FREE Subscription to our
just enter your email address
View Previous Issues



Tax fears weaken shekel

BBC News
April 24, 2002

Israel's currency is hitting new lows, driven down by investors' alarm at the prospect of fresh taxes to combat a swelling budget deficit.

On Wednesday morning the shekel sank 1.4% to a new low against the dollar of 4.85.

The cabinet this week agreed to a capital gains tax and a tax on savings interest, in the hope of raising 3bn shekels ($627m; £433m) to help close the gap in the public accounts.

No Israeli government has succeeded in introducing a tax on capital gains.

But the current situation - with defence bills bloated by 18 months of Palestinian resistance and three weeks of armoured incursion into the West Bank, just as an economic crunch is reducing tax receipts - means desperate measures are needed.

The Israeli media has speculated that the new tax will be set at a rate of 25%. A 1% hike in VAT to 18% is also part of the package.

"We have mobilised for the military challenge," finance minister Silvan Shalom told Israeli TV.

"Now all of us must mobilise to meet the economic emergency we find ourselves in."

Another 6bn shekels in spending cuts and a 4bn boost to the deficit - which some observers now think could climb to over 6% of GDP - make up a 13bn shekel rewrite of the 250bn shekel budget.


The government has also been considering such radical measures as a public sector wage freeze and a sharp cut in welfare benefits for large families.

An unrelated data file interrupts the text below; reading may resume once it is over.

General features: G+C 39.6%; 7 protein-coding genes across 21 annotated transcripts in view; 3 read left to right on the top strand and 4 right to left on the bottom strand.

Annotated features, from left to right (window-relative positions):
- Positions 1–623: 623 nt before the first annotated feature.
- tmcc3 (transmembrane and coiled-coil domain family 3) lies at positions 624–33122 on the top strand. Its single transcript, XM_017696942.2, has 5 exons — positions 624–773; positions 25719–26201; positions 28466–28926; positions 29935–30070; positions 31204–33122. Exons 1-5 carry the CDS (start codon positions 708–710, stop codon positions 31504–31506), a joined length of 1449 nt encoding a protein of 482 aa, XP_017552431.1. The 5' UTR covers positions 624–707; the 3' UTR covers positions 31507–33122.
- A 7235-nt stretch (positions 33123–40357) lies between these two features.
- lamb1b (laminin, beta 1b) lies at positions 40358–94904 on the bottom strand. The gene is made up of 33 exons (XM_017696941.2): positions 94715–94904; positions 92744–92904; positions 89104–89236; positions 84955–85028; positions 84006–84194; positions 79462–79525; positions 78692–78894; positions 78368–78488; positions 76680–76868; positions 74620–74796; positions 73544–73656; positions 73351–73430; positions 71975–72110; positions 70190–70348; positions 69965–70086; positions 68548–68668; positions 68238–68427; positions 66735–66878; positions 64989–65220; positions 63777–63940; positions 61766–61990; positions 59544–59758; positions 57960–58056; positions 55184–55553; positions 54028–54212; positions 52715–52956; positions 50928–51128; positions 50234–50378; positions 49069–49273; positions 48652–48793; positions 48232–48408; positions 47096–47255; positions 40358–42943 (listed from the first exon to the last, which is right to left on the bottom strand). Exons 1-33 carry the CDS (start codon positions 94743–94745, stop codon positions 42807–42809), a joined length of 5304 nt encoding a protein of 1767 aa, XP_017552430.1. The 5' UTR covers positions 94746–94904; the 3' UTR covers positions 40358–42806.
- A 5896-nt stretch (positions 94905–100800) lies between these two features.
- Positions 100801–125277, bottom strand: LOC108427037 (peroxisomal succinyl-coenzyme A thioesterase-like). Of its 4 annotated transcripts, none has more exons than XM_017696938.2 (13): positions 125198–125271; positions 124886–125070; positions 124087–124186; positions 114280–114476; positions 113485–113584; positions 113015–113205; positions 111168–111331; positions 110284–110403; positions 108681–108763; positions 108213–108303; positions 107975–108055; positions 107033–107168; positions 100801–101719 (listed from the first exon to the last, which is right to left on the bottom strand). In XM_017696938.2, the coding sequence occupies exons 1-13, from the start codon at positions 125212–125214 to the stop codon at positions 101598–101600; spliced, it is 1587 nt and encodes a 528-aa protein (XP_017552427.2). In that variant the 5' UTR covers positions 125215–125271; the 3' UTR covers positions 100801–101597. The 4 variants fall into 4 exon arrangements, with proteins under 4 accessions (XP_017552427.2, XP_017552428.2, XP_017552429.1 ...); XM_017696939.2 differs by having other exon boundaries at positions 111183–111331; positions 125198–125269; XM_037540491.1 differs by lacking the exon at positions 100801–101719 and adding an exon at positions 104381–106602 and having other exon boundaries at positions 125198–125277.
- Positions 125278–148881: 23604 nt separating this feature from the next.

This last is likely to dominate a cabinet meeting on Wednesday.

Likud prime minister Ariel Sharon is dependent on the votes of rightwing, ultra-Orthodox Jewish parties for the continued survival of his administration.

One of them, Shas - the third largest party in the coalition - has publicly criticised the planned cuts, which it says impact the many orthodox Jews who go to religious schools rather than performing military service.

Labour union federation Histadrut is also threatening to oppose the moves, declaring a "labour dispute" which could lead to a general strike within two weeks.

Histradrut had frozen several labour disputes in response due to the worsening security situation, but is now threatening to abandon its solidarity with the government.

"We are appealing to Prime Minister Ariel Sharon to personally intervene so we don't have to take strike action," said a Histradrut spokesman.